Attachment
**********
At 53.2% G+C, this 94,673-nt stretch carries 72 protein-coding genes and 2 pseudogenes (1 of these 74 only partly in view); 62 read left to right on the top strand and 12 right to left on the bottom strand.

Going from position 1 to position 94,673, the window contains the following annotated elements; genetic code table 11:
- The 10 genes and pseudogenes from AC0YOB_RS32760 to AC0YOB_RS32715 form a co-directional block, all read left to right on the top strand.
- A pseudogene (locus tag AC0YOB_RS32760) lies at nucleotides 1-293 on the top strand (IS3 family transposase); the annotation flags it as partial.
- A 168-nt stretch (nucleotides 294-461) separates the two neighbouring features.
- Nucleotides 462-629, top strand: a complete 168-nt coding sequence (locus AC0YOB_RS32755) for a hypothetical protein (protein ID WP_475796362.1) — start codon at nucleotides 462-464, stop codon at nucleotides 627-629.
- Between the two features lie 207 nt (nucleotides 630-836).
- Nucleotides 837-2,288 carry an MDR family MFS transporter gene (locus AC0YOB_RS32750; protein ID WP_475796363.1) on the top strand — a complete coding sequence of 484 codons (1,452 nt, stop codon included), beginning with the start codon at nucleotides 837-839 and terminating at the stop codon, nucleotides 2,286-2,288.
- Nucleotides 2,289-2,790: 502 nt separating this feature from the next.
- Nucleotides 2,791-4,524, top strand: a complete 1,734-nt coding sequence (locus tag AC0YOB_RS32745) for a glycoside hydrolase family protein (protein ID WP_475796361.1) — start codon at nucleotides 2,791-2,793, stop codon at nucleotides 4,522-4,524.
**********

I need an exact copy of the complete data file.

At 53.2% G+C, this 94,673-nt stretch carries 72 protein-coding genes and 2 pseudogenes (1 of these 74 only partly in view); 62 read left to right on the top strand and 12 right to left on the bottom strand.

Going from position 1 to position 94,673, the window contains the following annotated elements; genetic code table 11:
- The 10 genes and pseudogenes from AC0YOB_RS32760 to AC0YOB_RS32715 form a co-directional block, all read left to right on the top strand.
- A pseudogene (locus tag AC0YOB_RS32760) lies at nucleotides 1-293 on the top strand (IS3 family transposase); the annotation flags it as partial.
- A 168-nt stretch (nucleotides 294-461) separates the two neighbouring features.
- Nucleotides 462-629, top strand: a complete 168-nt coding sequence (locus AC0YOB_RS32755) for a hypothetical protein (protein ID WP_475796362.1) — start codon at nucleotides 462-464, stop codon at nucleotides 627-629.
- Between the two features lie 207 nt (nucleotides 630-836).
- Nucleotides 837-2,288 carry an MDR family MFS transporter gene (locus AC0YOB_RS32750; protein ID WP_475796363.1) on the top strand — a complete coding sequence of 484 codons (1,452 nt, stop codon included), beginning with the start codon at nucleotides 837-839 and terminating at the stop codon, nucleotides 2,286-2,288.
- Nucleotides 2,289-2,790: 502 nt separating this feature from the next.
- Nucleotides 2,791-4,524, top strand: a complete 1,734-nt coding sequence (locus tag AC0YOB_RS32745) for a glycoside hydrolase family protein (protein ID WP_475796361.1) — start codon at nucleotides 2,791-2,793, stop codon at nucleotides 4,522-4,524.